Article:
References


Castilho CS, Hackbart VCS, Pivello VR, dos Santos RF. 2015. Evaluating Landscape Connectivity for Puma concolor and Panthera onca Among Atlantic Forest Protected Areas. Environmental management 55:1377–1389. Available from http://dx.doi.org/10.1007/s00267-015-0463-7.


Dutta T, Sharma S, McRae BH, Roy PS, DeFries R. 2015. Connecting the dots: mapping habitat connectivity for tigers in central India. Regional Environmental Change 16:53–67. Springer Berlin Heidelberg. Available from http://link.springer.com/article/10.1007/s10113-015-0877-z (accessed August 5, 2016).


Gallo JA, Greene R. 2018. Connectivity Analysis Software for Estimating Linkage Priority. Conservation Biology Institute, Corvallis, OR. Available from http://dx.doi.org/10.6084/m9.figshare.5673715 (accessed March 26, 2018).


Kavanagh DM, Nuñez TA, McRae BH. 2012. Climate linkage mapper connectivity analysis software. The Nature Conservancy, Seattle WA. Available from www.circuitscape.org/linkagemapper.


Littlefield CE, McRae BH, Michalak JL, Lawler JJ, Carroll C. 2017. Connecting today’s climates to future climate analogs to facilitate movement of species under climate change. Conservation biology: the journal of the Society for Conservation Biology 31:1397–1408. Available from http://dx.doi.org/10.1111/cobi.12938.


McRae BH. 2012a. Pinchpoint Mapper Connectivity Analysis Software. The Nature Conservancy, Seattle, WA. Available from http://www.circuitscape.org/linkagemapper.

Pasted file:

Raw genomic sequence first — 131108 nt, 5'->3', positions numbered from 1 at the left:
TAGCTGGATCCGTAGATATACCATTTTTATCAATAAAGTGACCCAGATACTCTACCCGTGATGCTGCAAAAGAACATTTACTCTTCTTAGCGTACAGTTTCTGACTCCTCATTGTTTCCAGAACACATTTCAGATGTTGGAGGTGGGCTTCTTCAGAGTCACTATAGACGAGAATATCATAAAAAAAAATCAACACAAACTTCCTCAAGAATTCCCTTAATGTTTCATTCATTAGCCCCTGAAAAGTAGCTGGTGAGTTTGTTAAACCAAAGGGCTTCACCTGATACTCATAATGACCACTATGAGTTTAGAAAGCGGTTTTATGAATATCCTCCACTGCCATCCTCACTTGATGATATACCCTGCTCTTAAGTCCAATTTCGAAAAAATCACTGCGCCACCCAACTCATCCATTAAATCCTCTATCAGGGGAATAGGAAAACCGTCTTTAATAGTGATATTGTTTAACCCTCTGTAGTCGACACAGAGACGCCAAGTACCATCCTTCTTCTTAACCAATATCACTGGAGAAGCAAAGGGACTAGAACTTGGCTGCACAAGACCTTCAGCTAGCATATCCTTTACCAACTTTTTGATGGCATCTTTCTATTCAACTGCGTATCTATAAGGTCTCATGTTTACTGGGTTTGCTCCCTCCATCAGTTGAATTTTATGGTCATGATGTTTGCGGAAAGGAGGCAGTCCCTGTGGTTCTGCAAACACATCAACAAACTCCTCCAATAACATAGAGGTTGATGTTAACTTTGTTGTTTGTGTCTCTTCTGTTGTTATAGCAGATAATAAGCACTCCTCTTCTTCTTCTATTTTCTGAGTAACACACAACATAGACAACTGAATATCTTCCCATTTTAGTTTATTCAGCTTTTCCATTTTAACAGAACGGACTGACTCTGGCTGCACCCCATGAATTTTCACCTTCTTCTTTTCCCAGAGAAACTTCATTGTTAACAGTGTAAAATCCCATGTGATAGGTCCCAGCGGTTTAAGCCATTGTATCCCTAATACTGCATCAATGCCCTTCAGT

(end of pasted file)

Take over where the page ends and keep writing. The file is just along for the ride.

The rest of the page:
McRae BH. 2012b. Centrality Mapper Connectivity Analysis Software. The Nature Conservancy, Seattle WA. Available from http://www.circuitscape.org/linkagemapper.


McRae BH. 2012c. Barrier Mapper Connectivity Analysis Software. The Nature Conservancy, Seattle, WA.


McRae BH, Dickson BG, Keitt TH, Shah VB. 2008. Using circuit theory to model connectivity in ecology, evolution, and conservation. Ecology 89:2712–2724. Available from https://www.ncbi.nlm.nih.gov/pubmed/18959309.


McRae BH, Hall SA, Beier P, Theobald DM. 2012. Where to restore ecological connectivity? Detecting barriers and quantifying restoration benefits. PloS one 7:e52604. journals.plos.org. Available from http://dx.doi.org/10.1371/journal.pone.0052604.


McRae BH, Kavanagh DM. 2011. Linkage Mapper Connectivity Analysis Software. The Nature Conservancy, Seattle, WA. Available from http://www.circuitscape.org/linkagemapper.


McRae B, Shah V. 2009. Circuitscape User Guide. University of California, Santa Barbara. Available from http://www.circuitscape.org.


Nuñez TA, Lawler JJ, McRae BH, Pierce DJ, Krosby MB, Kavanagh DM, Singleton PH, Tewksbury JJ. 2013. Connectivity planning to address climate change. Conservation biology: the journal of the Society for Conservation Biology 27:407–416. Wiley Online Library. Available from http://dx.doi.org/10.1111/cobi.12014.